Actually this one came before the essay I posted previously, but we can pretend.
I don’t know how many people remember what they were learning in the third grade. I do. I was learning about human biology. I remember that I was learning about human biology because I remember the day I realized that I was composed of human biology.
My family drove a minivan and I sat directly behind the driver’s seat. We lived in a somewhat rural area of northern California. My favorite dress was a pale pink, with long sleeves and a simple skirt. There is a funny perspective achieved when you look at your own torso from the position of your own eyeballs: everything appears foreshortened, too intimate, and every time I view myself in this manner I’m reminded of the fact that no camera could ever capture this oddness. So at the age of nine, sitting behind my mother in the minivan in northern California, I looked down at my stomach and was caught for the longest moment of my life up to that point. My skin peeled back from my stunted solar plexus and flattened thighs and chest and I could suddenly see a world of infinite smallness, the most bafflingly complex unity of sparks and cells imaginable, all captive and trembling beneath my exterior. Blood pulsed and DNA replicated and waste shifted and I was growing and my nerves were shooting memos faster than lightning and my grey, slushy brain awoke to the alarming notion that there is no end to the number of miniscule connections that could go wrong at any time for no reason at all. When I was nine, my mother’s olive skin was reflected in my complexion and against the peach pink gown my blood pooled beneath my skin, marbling me.
I moved into an apartment when I was seventeen and the closet doors would break a lot. I had three roommates and our house had two closets and my roommates had too many clothes. The doors were mirrored and the closet was in the living room, and whenever they broke I took it upon myself to fix them because I knew how. My father had installed similar doors in front of the closets of my brother and I, and I used to watch him, silently, as he labored to re-fix the wheels and sliders together. On one occasion my roommate Joe completely removed the doors out of frustration and propped them, facing each other, in the passage between kitchen and living room. They remained in this position for some time before I returned them to their sliders, and during that period each trip from one room to another, between the doors, opened a portal into one billion alternate dimensions. Should you stop and turn inside the reflected space, it became suddenly exhausting to find your way out again. Back from the mirror peered not only yourself, but you, and again, and also behind that. Should you crane sideways to see yourself around yourself, your images, all of them, likewise gestured. You caught glimpses of yourself in pairs, dancing this way and that to see just a little farther, but not one of you was successful. Effectively blind and wondering just what I was hiding from myself, spending too much time in between the kitchen and living room would lose me and I forgot several times, in those days, which doorway I was in, exactly.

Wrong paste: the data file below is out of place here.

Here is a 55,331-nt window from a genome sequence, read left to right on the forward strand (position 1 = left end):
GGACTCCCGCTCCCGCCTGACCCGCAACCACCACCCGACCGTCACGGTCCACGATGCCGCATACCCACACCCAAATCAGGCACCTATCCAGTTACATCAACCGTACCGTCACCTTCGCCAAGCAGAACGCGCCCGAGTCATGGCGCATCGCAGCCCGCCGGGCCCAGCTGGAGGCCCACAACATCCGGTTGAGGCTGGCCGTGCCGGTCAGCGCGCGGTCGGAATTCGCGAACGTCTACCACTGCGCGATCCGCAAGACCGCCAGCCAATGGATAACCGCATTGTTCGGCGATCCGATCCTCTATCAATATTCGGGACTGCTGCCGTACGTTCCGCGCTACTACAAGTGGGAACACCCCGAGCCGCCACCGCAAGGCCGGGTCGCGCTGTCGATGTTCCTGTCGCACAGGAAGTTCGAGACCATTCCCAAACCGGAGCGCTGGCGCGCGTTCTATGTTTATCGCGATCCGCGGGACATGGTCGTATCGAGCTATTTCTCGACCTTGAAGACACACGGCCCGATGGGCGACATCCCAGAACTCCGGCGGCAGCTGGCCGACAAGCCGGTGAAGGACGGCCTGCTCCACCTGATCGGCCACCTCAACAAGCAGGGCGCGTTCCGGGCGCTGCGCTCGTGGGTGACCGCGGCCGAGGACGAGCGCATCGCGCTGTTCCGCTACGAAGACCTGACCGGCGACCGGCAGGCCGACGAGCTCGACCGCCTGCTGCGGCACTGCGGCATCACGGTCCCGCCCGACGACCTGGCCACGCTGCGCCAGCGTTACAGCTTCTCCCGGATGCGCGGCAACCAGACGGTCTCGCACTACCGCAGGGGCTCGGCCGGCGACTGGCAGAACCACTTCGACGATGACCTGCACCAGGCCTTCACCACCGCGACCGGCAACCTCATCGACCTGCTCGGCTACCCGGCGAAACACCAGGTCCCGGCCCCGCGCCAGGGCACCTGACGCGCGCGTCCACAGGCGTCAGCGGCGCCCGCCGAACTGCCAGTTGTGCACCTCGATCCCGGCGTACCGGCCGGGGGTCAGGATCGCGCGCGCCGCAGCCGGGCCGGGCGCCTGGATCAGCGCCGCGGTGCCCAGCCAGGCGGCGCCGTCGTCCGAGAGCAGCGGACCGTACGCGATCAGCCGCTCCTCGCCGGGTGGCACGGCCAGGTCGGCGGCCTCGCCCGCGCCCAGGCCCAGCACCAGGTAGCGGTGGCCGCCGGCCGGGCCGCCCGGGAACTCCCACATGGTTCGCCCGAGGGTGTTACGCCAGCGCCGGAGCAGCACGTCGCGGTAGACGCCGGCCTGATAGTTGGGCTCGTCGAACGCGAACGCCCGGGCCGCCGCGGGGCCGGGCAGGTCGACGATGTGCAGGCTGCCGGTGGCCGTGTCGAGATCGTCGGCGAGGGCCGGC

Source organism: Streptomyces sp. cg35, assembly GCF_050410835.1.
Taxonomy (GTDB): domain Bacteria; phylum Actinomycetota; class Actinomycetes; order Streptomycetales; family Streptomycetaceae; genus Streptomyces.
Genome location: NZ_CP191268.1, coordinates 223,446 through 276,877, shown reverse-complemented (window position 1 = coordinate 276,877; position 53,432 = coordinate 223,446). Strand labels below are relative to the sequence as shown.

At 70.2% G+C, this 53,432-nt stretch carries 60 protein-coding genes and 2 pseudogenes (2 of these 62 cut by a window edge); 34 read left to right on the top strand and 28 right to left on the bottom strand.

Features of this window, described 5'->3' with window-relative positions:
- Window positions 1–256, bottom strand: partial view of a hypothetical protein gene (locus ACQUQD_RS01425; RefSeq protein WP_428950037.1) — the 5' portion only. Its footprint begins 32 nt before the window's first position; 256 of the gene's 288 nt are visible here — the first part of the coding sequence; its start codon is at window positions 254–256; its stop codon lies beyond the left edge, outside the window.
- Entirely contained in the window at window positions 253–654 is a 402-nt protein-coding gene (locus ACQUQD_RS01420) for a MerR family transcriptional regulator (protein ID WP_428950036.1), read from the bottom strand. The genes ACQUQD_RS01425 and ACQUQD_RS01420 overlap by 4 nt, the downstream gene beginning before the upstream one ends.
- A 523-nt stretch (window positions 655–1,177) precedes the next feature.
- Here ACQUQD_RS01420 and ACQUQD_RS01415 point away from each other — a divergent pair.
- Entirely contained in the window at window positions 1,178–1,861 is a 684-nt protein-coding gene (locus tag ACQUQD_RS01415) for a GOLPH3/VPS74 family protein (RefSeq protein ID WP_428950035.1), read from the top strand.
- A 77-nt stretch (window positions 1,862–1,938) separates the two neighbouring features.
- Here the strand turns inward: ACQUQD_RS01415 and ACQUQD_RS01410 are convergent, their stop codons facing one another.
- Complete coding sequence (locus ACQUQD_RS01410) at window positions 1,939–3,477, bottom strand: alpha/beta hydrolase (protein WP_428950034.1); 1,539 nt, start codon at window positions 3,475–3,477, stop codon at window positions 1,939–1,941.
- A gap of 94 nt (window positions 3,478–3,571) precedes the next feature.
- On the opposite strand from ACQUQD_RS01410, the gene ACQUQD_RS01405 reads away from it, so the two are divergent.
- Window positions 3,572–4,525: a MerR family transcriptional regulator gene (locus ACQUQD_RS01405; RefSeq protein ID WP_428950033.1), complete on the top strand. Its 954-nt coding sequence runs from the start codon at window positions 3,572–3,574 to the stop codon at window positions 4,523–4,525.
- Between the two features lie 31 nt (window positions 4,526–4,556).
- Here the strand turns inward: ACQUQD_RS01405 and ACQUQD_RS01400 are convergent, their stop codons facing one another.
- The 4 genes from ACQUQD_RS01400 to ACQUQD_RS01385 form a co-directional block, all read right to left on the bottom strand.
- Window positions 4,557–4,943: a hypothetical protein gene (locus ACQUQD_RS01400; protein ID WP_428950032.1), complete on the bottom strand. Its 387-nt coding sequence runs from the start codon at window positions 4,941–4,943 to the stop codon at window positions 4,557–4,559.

I am stumbling into these traps of spectacle constantly. I do not know weather they hunt me out or if I knowingly seek them but I’m inclined to believe both. My torso has never again opened below my eyeballs but like most I am intimately familiar with its soft wrapping. How many times can one person stare into his or her own irises, reflected, in an attempt to analyze the musculature of revelation? The muscles under the skin of arms and legs are straightforward.
I would like to know how much beauty resides in perception as opposed to execution. When a particular figure model stands bare and the lines of his body ripple together, and against, able to create a sea or a solar system with the energy residing in one pose, it is easy as the artist to move an inch to the left and lose inspiration. I attended the Circus Center in San Francisco the year after I moved away from home and learned the hard way how difficult it is to be an acrobat. Most fascinating were the professionals who revealed to me, while I stretched, the failure and pain that go into amazing grace. I watched sinuous bodies stand in unnatural ways, and leap from great heights, and climb poles with their elbows, and all of these bodies would fall over and over again. The ease with which the completed feat appeared to unfurl was one polished stone among a pit of craggy jewels and I wonder now how much beauty is in neither the execution, nor perception, but inspiration.
Is there a limit to the number of times one human can stare into its own eyes? I will never get tired of willing my eyelids to peel back and forehead to fall away, like my ribs gave entrance one day behind the driver's seat, and allow one last glimpse beneath my skin. To be trapped, again; with vision.